I grew up in a Disney household—we had all the VHS tapes, sing-along cassettes, stuffed animals, and anything else that could be Disney-fied. Mickey has been my favorite cartoon character for as long as I can remember, to the point where I used it as my alias in middle school when signing notes passed amongst friends in between classes (FYI, all the tweens at the time were doing it…I’m not weird, I swear). I think I finally “outgrew” Mickey in my later high school years, but only because I’d reached the age where I was trying to Adult and not look like a high-schooler anymore. So I haven’t really rocked any Mickey paraphernalia for a literal decade. But man, it has been hard to avoid Mickey in Korea! Koreans LOVE their 귀엽다 (kui-OPE-ta aka “cute”) cartoon characters, and you can find them everywhere from jewelry to college students’ sweatshirts (girls AND guys) to the rich housewives toting bejeweled Minnie Mouse phone cases. If only I’d visited Korea as a middle-schooler…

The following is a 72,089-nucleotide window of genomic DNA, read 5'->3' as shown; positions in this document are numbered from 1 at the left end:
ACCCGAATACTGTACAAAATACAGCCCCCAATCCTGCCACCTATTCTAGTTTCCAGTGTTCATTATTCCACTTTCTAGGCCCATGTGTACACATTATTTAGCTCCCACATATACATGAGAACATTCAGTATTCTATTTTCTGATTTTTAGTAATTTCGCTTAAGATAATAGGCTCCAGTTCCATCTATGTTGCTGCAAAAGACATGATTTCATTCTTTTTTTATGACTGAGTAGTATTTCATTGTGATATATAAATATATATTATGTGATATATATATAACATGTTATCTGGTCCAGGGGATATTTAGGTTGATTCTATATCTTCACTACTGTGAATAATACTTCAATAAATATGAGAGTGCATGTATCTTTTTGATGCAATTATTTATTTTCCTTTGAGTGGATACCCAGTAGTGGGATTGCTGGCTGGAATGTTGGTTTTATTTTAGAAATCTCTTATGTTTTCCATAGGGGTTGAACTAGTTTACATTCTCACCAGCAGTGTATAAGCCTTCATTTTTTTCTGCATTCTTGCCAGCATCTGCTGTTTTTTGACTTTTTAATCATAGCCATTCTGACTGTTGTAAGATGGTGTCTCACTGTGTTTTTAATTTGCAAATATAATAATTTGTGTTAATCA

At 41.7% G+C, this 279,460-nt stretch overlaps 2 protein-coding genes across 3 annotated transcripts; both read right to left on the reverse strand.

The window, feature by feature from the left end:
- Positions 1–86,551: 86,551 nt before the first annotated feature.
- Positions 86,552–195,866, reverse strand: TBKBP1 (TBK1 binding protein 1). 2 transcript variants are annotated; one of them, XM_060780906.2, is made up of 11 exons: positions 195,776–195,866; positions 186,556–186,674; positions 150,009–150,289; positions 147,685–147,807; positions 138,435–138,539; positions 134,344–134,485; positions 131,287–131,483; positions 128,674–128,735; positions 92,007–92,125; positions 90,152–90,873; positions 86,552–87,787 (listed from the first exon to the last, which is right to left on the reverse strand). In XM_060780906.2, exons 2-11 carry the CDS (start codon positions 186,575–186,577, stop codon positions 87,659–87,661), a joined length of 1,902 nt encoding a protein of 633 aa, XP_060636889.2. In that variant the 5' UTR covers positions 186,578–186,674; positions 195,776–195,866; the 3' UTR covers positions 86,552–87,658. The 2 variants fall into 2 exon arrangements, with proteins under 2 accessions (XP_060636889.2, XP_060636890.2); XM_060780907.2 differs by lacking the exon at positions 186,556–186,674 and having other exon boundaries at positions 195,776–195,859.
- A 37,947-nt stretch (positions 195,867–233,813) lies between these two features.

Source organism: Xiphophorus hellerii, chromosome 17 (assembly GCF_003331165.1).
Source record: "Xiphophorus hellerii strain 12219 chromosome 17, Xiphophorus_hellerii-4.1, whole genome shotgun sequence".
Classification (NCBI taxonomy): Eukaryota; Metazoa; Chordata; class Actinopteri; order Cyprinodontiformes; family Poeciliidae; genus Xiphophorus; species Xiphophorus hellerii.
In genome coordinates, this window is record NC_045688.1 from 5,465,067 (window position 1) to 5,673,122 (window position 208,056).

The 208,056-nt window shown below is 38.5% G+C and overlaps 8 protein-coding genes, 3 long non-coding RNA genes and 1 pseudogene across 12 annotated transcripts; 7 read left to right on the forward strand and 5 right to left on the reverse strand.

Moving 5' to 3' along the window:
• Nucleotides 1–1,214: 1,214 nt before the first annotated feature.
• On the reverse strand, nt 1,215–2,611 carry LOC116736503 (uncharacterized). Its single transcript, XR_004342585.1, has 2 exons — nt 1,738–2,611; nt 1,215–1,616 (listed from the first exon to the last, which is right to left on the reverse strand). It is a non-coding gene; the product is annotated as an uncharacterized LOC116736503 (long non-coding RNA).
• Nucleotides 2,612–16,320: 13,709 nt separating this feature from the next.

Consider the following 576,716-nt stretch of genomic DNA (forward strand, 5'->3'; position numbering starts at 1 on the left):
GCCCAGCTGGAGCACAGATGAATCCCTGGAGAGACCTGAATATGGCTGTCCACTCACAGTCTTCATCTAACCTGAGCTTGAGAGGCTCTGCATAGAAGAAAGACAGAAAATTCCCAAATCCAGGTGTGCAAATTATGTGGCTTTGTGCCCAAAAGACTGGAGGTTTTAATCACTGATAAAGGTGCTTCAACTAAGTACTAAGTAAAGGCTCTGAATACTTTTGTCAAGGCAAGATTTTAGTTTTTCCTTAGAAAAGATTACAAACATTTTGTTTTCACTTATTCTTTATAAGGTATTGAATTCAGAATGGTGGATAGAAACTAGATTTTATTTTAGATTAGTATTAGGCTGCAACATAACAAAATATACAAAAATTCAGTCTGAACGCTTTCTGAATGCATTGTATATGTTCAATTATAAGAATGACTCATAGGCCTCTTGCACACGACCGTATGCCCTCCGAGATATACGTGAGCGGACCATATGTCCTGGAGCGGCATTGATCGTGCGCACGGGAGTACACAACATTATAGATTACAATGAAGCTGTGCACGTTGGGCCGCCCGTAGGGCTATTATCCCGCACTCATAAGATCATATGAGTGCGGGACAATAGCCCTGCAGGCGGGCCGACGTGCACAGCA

The cuteness that Koreans adore has rubbed off on me to the point where neither I, nor my co-workers, nor my students, found it strange that I wore this Mickey hat to work…regularly. And I’m glad because it is SO warm and sooo cute!
Another Korean trend I’m warming up to: oversized clothing, especially for women. Koreans like to cover the upper halves of their bodies…a LOT…but I hate looking like a blob or hiding my curves, so it took me a while to give in to this trend. But I soon gave in for two reasons: 1) Korean clothes aren’t that cheap, and the sizes are some liars (Asian XL = US S/M). The cheapest Korean-brand clothes come in billowy, shapeless free-sizes (one-size-fits-all) and those are usually the only clothes that can fit me -___- #iAintEvenThatBigDoe; and 2) There’s nothing better than a large, loud, cozy sweater to hide those holiday food babies.
At least my shoes look grown-up ^_^ <— use of various emojis are also a bi-product of living in Korea ^_^;;